Although it's math-based, Connect'Em doesn't neatly align with any particular learning objectives for older kids. It could be fun, therefore, to use the game as a reward for kids who do well on a classroom assignment or exam. You might even create your own class leaderboard to keep track of high scores and challenge kids to get their names at the top of the board. For younger kids, you could use the game to help them learn about numbers. Since kids have to read a number on a blob and then make that same number of blob connections, they'll learn by doing.Continue reading Show less
Connect'Em is a math game that challenges kids to connect blobs in such a way that the number of connections matches the number shown on the blob. For example, if a blob has the numeral 3 on it, there must be exactly three connections to other blobs. If kids get the number of connections correct, the blob turns green. If kids don't make the correct number of connections, the blob turns red. The app provides three different modes of play: Challenge, Arcade, and Time Attack. In Challenge mode, which includes 50 worlds with 100 levels each, kids earn the most points for using the fewest number of moves in the shortest amount of time. They must complete each level to unlock the next one, and all 100 levels to move on to a new world. In Arcade mode, kids can play at the easy, medium, or hard level. Games are timed and scored, but it's more of a free-play opportunity since levels don't have to be unlocked. In Time Attack mode, kids play against the clock to achieve the best time for each level. It's important to note that the app does display ads and links to buy other games from the developer. Ads can be turned off for a small fee.Continue reading Show less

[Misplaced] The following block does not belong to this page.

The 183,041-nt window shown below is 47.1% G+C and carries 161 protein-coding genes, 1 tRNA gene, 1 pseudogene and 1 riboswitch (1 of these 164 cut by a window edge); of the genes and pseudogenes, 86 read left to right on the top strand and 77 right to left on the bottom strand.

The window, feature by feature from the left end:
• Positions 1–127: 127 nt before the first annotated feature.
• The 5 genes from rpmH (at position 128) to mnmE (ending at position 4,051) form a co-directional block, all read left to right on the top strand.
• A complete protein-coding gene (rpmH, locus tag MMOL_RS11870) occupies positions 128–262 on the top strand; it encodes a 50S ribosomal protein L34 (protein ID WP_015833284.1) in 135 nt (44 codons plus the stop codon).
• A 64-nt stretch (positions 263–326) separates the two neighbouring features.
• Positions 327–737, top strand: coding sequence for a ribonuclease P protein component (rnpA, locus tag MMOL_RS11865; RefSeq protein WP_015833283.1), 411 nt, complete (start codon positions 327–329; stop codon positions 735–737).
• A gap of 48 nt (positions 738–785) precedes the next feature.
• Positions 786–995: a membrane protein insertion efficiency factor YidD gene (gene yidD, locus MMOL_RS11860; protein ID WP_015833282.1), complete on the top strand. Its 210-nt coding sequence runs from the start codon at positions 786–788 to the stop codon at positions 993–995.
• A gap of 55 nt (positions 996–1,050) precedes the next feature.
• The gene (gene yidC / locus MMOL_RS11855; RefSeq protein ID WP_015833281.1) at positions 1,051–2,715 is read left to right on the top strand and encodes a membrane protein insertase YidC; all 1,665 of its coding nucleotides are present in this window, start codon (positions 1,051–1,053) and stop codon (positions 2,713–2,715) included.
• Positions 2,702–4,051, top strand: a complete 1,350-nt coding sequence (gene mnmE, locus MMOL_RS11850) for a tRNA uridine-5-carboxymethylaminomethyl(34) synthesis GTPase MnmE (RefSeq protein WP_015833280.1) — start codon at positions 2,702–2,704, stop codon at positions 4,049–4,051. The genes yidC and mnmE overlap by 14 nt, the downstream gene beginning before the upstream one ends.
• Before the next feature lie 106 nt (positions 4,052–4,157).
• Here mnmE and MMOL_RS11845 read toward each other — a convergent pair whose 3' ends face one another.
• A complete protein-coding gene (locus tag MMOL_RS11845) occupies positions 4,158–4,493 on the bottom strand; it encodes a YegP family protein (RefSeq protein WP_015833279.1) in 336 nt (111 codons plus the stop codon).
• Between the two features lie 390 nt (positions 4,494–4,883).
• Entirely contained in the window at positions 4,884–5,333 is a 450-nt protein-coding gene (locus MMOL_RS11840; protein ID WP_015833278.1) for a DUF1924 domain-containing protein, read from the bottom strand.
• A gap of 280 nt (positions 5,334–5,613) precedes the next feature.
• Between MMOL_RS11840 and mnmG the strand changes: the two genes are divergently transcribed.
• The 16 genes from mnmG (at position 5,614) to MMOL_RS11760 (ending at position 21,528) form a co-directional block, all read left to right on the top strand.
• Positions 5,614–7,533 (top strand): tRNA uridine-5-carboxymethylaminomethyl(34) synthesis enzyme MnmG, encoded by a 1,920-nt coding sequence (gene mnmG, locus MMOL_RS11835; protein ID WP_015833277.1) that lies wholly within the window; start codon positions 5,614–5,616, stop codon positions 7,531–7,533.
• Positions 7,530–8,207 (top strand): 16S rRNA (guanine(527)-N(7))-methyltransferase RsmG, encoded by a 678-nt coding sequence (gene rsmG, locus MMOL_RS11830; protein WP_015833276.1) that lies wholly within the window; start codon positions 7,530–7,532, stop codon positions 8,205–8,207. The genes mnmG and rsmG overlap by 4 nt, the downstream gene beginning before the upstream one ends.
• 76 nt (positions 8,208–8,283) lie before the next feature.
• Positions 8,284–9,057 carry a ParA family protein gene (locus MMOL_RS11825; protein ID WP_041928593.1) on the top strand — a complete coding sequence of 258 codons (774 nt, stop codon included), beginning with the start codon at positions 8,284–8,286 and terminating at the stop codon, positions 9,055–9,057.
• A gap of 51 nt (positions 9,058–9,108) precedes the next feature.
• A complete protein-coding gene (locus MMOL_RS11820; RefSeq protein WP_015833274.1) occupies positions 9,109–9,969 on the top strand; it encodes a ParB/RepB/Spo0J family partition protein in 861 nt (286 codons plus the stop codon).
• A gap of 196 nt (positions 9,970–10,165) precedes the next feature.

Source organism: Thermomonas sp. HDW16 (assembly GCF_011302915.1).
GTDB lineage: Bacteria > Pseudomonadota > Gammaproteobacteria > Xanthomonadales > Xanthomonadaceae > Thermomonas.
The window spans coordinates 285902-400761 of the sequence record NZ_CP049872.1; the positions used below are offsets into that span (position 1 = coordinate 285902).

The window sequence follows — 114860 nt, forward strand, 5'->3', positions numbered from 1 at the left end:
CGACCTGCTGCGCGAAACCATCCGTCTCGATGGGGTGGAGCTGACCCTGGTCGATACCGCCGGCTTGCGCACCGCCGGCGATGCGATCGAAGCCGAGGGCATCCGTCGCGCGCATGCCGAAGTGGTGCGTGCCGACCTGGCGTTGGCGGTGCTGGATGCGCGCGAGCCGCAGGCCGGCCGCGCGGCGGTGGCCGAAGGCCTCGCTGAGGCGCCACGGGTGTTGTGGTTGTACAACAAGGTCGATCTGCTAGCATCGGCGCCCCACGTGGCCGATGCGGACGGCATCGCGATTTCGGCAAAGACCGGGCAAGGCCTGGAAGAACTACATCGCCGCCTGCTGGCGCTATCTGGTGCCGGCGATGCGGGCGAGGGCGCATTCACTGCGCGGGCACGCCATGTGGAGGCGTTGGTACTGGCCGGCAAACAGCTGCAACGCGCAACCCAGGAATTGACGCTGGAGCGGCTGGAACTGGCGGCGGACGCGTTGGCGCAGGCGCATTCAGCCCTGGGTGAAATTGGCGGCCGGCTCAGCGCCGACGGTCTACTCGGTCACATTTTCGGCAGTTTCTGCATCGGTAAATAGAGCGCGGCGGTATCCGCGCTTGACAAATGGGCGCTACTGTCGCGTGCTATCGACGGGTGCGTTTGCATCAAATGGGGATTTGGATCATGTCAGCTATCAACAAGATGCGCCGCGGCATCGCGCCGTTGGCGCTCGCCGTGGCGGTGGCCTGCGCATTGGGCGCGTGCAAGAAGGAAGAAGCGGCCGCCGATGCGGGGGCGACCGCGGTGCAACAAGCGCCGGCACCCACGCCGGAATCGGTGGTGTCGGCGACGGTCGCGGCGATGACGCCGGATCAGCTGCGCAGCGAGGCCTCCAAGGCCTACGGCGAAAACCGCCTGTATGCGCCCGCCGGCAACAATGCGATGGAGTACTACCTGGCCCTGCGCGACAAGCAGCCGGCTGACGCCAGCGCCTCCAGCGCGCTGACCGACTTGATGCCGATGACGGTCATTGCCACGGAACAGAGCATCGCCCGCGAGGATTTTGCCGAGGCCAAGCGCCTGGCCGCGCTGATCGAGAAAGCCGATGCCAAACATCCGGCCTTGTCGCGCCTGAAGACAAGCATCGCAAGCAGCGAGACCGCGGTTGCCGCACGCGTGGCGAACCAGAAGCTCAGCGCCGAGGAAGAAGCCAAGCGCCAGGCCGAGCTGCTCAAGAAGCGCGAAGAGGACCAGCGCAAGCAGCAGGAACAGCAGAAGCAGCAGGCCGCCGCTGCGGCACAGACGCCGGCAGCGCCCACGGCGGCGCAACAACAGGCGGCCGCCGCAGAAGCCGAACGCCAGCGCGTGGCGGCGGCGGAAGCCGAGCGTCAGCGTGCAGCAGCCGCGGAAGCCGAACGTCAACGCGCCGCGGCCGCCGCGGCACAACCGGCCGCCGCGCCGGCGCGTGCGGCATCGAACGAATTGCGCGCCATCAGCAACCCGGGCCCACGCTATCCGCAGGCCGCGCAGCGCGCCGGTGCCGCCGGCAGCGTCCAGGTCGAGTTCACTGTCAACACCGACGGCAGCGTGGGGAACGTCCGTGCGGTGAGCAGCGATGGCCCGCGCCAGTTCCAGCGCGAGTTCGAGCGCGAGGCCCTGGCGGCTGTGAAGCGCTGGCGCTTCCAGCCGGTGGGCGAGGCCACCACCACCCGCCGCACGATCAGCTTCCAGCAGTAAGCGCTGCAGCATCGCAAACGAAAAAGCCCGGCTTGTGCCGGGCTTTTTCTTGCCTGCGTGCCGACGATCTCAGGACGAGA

Kids learn about numbers and use basic addition, subtraction, and logical-thinking skills while playing Connect'Em. With 5,000 levels in Challenge mode alone, the game works for a range of ages. As they experiment with different arrangements of blob connections, kids learn through trial and error, which is an excellent way to build problem-solving skills. The game gets more challenging as kids complete levels, keeping the learning potential high. And because they'll want to improve their previous scores, kids will likely push themselves to keep trying and learning.Continue reading Show less
Key Standards Supported
Operations And Algebraic Thinking
Relate counting to addition and subtraction (e.g., by counting on 2 to add 2).
Add and subtract within 20, demonstrating fluency for addition and subtraction within 10. Use strategies such as counting on; making ten (e.g., 8 + 6 = 8 + 2 + 4 = 10 + 4 = 14); decomposing a number leading to a ten (e.g., 13 – 4 = 13 – 3 – 1 = 10 – 1 = 9); using the relationship between addition and subtraction (e.g., knowing that 8 + 4 = 12, one knows 12 – 8 = 4); and creating equivalent but easier or known sums (e.g., adding 6 + 7 by creating the known equivalent 6 + 6 + 1 = 12 + 1 = 13).
Fluently add and subtract within 20 using mental strategies.2 By end of Grade 2, know from memory all sums of two one-digit numbers.
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